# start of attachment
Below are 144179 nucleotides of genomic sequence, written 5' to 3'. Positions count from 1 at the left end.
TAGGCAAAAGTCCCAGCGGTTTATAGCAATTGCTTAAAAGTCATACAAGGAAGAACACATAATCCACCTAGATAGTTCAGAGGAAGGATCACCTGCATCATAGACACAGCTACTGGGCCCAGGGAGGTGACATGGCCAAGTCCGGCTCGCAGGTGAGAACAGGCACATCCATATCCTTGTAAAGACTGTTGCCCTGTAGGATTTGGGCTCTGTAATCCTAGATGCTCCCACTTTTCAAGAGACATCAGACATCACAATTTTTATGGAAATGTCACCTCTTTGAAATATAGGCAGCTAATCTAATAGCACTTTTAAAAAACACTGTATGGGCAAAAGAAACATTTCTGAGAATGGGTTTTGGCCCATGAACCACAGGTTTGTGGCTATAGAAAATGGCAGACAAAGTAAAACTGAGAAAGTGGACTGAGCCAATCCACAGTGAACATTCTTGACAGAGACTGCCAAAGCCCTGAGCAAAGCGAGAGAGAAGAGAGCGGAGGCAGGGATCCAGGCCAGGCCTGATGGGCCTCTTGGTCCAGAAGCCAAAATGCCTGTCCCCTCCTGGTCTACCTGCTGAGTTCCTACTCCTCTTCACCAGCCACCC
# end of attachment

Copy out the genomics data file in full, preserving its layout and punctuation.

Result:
Below are 144179 nucleotides of genomic sequence, written 5' to 3'. Positions count from 1 at the left end.
TAGGCAAAAGTCCCAGCGGTTTATAGCAATTGCTTAAAAGTCATACAAGGAAGAACACATAATCCACCTAGATAGTTCAGAGGAAGGATCACCTGCATCATAGACACAGCTACTGGGCCCAGGGAGGTGACATGGCCAAGTCCGGCTCGCAGGTGAGAACAGGCACATCCATATCCTTGTAAAGACTGTTGCCCTGTAGGATTTGGGCTCTGTAATCCTAGATGCTCCCACTTTTCAAGAGACATCAGACATCACAATTTTTATGGAAATGTCACCTCTTTGAAATATAGGCAGCTAATCTAATAGCACTTTTAAAAAACACTGTATGGGCAAAAGAAACATTTCTGAGAATGGGTTTTGGCCCATGAACCACAGGTTTGTGGCTATAGAAAATGGCAGACAAAGTAAAACTGAGAAAGTGGACTGAGCCAATCCACAGTGAACATTCTTGACAGAGACTGCCAAAGCCCTGAGCAAAGCGAGAGAGAAGAGAGCGGAGGCAGGGATCCAGGCCAGGCCTGATGGGCCTCTTGGTCCAGAAGCCAAAATGCCTGTCCCCTCCTGGTCTACCTGCTGAGTTCCTACTCCTCTTCACCAGCCACCC